The New Zealand Society of Genealogists (NZSG) holds the indexes to probates and letters of administration 1858 – 1943. These can be searched by members of the Society only.
The printout for wills and administrations 1858 – 1943 will give you surname, forename(s), occupation, date and place of death, date and place of probate registration, amount of estate, occupation of executor(s).
Once you receive your reply, you will have all the information you need to request a copy of the will or letters of administration through the NZSG UK Probates Purchasing Service. Visit their website for further details www.genealogy.org.nz
A census has taken place every ten years in England and Wales since 1801. However only the returns from 1841 contain any information on genealogical importance. There is a 100 year restriction of their use but a loop hole in the law has allowed for the early release of the 1911 census.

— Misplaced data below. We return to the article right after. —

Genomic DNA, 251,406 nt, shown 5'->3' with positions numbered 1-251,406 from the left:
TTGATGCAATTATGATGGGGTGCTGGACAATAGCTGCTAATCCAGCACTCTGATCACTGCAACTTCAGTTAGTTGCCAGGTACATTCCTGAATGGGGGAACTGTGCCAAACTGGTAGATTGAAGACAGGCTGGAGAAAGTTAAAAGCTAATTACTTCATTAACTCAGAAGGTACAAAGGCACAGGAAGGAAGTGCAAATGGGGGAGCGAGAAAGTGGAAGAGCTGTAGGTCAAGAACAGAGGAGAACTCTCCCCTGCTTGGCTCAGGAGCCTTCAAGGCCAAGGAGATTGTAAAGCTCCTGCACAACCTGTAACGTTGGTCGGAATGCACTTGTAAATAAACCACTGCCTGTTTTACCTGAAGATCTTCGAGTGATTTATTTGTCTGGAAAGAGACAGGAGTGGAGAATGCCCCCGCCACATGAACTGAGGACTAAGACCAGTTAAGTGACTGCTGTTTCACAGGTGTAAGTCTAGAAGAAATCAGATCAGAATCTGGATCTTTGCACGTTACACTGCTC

The census took place on the following nights –
1841 7 June
1851 30 March
1861 7 April
1871 2 April
1881 3 April
1891 5 April
1901 31 March
1911 2 April
From 1851 onwards the census was taken one day later than the English census so it is possible for your travelling ancestor to end up on both country’s census in the same year.
Because of World War II, there was no census in 1941. However, following the passage into law (on 5 September 1939) of the National Registration Act 1939 a population count was carried out on 29 September 1939, which was, in effect, a census.
Although the 1931 census was taken on 26 April 1931 the returns were destroyed by fire (in an accident and not after bombing) during the Second World War.
Below is a list of the changes that have taken place in the information compiled for census returned.
England Census Changes